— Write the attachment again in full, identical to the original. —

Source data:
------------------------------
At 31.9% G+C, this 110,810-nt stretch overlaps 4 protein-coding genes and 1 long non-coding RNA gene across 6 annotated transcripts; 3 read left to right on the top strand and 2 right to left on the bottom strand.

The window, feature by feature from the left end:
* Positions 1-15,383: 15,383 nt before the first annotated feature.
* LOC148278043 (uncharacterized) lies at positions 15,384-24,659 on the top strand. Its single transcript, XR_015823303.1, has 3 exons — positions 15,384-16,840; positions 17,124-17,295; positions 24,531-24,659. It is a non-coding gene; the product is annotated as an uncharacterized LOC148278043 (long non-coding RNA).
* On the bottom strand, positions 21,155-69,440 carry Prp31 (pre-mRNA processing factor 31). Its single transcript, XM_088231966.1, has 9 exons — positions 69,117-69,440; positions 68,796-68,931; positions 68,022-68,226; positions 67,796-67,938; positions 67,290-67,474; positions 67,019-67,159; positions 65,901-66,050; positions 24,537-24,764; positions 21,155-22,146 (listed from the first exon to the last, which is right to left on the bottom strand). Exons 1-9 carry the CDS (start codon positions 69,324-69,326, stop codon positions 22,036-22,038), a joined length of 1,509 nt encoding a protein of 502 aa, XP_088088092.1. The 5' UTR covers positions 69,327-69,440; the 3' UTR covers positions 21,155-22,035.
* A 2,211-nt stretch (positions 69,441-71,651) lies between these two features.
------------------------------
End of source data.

At 31.9% G+C, this 110,810-nt stretch overlaps 4 protein-coding genes and 1 long non-coding RNA gene across 6 annotated transcripts; 3 read left to right on the top strand and 2 right to left on the bottom strand.

The window, feature by feature from the left end:
* Positions 1-15,383: 15,383 nt before the first annotated feature.
* LOC148278043 (uncharacterized) lies at positions 15,384-24,659 on the top strand. Its single transcript, XR_015823303.1, has 3 exons — positions 15,384-16,840; positions 17,124-17,295; positions 24,531-24,659. It is a non-coding gene; the product is annotated as an uncharacterized LOC148278043 (long non-coding RNA).
* On the bottom strand, positions 21,155-69,440 carry Prp31 (pre-mRNA processing factor 31). Its single transcript, XM_088231966.1, has 9 exons — positions 69,117-69,440; positions 68,796-68,931; positions 68,022-68,226; positions 67,796-67,938; positions 67,290-67,474; positions 67,019-67,159; positions 65,901-66,050; positions 24,537-24,764; positions 21,155-22,146 (listed from the first exon to the last, which is right to left on the bottom strand). Exons 1-9 carry the CDS (start codon positions 69,324-69,326, stop codon positions 22,036-22,038), a joined length of 1,509 nt encoding a protein of 502 aa, XP_088088092.1. The 5' UTR covers positions 69,327-69,440; the 3' UTR covers positions 21,155-22,035.
* A 2,211-nt stretch (positions 69,441-71,651) lies between these two features.